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This brief series recognizes that, despite advancements, we have to build a stronger bridge between empirical scholarly work, new policy directions, and actual practice on the ground. The series seeks to address that gap and contribute to the realization of the women, peace and security agenda through the promotion of evidence-based policy and practice.
This paper summarizes the findings of a study that shows that a life-cycle approach can help to reveal meaningful differences in the way women, men, girls, and boys experience poverty. It examines the different life stages as they transition to adulthood and form their own households, and tracks changes from childhood to childbearing and beyond. This is the first study to look at these dimensions systematically at the global level.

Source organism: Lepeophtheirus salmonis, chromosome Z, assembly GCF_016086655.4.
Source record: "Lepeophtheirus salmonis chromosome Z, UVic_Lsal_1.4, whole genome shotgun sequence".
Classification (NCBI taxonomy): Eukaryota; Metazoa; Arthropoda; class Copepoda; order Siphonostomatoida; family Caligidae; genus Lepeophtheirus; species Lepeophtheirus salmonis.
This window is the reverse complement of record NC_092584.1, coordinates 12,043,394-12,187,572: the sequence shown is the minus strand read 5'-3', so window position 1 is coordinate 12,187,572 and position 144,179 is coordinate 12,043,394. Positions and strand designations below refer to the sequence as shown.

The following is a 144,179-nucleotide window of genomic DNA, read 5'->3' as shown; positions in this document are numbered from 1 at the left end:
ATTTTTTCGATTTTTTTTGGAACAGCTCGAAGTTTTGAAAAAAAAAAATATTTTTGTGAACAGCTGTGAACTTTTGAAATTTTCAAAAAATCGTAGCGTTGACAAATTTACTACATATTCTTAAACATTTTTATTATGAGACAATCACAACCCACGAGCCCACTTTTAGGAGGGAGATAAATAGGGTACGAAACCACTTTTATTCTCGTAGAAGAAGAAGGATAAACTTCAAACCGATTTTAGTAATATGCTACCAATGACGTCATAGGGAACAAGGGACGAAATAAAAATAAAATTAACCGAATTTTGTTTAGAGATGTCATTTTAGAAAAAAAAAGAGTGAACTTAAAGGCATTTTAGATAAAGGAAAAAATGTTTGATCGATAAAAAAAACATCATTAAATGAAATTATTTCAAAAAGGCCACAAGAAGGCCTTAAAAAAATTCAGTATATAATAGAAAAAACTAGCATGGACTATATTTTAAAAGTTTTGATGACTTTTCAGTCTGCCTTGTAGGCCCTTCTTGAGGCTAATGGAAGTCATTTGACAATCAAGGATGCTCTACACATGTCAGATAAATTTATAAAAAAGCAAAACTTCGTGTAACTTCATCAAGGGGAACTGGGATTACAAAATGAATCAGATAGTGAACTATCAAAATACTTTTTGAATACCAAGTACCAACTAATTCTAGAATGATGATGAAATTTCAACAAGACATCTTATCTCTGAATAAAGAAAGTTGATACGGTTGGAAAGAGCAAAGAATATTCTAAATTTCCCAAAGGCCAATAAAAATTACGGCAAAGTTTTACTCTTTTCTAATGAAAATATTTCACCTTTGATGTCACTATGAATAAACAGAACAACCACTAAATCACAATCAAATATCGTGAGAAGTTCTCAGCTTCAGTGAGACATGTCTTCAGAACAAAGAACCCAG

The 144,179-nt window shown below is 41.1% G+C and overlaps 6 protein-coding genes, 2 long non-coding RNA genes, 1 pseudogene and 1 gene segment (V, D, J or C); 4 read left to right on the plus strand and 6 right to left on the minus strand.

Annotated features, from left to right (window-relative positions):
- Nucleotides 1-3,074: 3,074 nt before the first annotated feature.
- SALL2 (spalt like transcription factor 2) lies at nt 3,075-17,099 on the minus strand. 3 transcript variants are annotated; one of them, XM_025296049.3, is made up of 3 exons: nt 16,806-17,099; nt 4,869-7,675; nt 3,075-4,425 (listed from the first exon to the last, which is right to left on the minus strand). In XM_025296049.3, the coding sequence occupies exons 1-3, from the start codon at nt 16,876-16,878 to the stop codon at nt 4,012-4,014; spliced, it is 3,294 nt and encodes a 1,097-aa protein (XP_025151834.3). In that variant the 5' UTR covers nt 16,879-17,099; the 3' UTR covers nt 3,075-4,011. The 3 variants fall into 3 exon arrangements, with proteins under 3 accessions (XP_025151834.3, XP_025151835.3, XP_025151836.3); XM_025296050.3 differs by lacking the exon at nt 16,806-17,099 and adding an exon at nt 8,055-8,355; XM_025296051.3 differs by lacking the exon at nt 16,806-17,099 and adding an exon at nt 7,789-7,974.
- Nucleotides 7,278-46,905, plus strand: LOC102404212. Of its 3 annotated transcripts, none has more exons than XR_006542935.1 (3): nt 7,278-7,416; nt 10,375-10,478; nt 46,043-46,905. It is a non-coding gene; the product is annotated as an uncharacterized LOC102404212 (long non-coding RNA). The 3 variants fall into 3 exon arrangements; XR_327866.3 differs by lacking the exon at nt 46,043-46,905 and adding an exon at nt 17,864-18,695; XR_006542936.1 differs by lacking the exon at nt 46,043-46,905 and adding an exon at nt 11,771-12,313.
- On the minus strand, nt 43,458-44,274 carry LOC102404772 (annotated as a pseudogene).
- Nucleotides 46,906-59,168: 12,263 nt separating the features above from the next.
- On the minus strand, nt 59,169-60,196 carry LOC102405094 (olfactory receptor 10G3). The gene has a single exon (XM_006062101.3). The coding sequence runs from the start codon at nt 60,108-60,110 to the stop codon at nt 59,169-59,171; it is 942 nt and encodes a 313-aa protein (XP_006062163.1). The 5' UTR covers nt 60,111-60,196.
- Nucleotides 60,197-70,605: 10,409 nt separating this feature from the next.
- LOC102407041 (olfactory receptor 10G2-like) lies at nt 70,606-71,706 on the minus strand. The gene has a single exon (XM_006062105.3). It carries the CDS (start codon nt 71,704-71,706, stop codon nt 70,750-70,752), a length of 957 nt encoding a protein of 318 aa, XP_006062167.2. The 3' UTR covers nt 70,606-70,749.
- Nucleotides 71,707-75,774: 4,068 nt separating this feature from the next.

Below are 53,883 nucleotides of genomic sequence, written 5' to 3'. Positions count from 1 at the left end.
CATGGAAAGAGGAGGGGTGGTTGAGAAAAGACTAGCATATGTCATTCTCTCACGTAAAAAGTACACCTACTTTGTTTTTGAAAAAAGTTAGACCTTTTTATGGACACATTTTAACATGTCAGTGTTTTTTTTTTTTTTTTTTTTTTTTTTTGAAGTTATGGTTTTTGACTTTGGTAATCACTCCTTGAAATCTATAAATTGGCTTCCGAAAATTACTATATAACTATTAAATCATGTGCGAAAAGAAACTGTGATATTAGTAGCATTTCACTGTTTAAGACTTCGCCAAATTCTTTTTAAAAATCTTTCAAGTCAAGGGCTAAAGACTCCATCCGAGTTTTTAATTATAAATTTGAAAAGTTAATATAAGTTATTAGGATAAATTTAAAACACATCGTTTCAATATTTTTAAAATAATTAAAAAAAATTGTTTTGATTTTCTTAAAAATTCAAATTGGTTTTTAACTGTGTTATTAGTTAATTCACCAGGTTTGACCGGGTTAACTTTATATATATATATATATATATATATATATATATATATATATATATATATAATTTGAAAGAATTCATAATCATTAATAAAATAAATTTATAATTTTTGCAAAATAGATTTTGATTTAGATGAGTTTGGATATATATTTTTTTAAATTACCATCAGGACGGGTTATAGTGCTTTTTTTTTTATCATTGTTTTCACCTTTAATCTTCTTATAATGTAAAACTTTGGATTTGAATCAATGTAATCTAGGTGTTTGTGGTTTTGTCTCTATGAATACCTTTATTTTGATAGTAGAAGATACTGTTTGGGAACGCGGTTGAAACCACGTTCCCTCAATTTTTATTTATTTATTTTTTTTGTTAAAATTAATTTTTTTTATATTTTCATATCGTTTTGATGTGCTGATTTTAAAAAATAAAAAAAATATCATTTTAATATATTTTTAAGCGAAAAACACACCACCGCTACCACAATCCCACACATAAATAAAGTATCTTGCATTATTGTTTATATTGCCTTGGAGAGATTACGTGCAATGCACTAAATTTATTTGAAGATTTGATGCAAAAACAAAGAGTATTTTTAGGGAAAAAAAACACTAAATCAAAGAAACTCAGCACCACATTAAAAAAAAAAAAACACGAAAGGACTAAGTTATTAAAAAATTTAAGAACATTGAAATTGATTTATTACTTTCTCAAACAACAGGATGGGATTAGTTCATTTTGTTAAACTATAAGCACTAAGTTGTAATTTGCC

This report provides a unique quantification of the costs in terms of lost growth opportunities and an estimate of what societies, economies, and communities would gain if the gender gap in agriculture is addressed. The findings of this report are striking, and send a strong signal to policy makers in Africa as well as development partners that closing the gender gap is smart economics. Consider this: closing the gender gap in agricultural productivity could potentially lift as many as 238,000 people out of poverty in Malawi, 80,000 people in Tanzania, and 119,000 people in Uganda.